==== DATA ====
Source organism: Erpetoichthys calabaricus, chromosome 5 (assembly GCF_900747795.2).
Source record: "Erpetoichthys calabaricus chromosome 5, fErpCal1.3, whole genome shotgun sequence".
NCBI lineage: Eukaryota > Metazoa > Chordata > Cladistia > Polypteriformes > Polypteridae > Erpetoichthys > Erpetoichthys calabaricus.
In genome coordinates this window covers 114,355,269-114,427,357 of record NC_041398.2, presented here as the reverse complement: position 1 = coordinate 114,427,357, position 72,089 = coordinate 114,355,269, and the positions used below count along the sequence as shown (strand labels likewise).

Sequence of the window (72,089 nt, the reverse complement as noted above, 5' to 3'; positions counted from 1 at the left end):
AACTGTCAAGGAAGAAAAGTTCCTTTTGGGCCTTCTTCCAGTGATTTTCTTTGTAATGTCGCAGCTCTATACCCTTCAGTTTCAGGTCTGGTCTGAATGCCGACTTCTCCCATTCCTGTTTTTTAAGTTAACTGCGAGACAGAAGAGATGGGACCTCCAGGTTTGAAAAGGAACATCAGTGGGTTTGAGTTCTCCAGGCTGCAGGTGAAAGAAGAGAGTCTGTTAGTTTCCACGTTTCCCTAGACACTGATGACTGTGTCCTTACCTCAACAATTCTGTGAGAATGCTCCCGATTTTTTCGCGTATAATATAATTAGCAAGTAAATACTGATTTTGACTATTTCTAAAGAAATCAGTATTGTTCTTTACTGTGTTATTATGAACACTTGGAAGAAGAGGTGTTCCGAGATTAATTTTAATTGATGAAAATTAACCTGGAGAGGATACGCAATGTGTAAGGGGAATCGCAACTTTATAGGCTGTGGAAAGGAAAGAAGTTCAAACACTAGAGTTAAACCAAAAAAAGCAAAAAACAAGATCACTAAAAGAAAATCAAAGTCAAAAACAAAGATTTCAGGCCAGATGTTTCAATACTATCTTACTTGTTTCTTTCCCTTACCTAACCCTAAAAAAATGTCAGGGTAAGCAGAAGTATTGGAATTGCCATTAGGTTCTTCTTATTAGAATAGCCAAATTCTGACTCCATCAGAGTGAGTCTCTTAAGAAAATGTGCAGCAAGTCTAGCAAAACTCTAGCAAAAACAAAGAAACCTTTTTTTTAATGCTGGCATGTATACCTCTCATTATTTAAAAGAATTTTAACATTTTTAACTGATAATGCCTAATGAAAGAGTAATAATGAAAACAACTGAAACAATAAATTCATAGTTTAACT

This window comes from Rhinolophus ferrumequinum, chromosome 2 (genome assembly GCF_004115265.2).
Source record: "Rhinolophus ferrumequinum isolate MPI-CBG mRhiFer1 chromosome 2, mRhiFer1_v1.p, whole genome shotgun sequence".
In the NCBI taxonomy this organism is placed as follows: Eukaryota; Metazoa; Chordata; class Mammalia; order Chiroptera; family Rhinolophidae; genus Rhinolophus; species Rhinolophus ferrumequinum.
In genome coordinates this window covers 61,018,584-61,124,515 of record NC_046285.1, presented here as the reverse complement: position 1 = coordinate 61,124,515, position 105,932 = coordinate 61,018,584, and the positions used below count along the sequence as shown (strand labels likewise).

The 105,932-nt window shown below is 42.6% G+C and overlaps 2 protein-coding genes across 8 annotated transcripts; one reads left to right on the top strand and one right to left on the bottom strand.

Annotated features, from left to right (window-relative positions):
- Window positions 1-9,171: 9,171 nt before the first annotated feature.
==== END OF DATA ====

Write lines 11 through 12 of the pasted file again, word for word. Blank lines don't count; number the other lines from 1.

The 105,932-nt window shown below is 42.6% G+C and overlaps 2 protein-coding genes across 8 annotated transcripts; one reads left to right on the top strand and one right to left on the bottom strand.

Annotated features, from left to right (window-relative positions):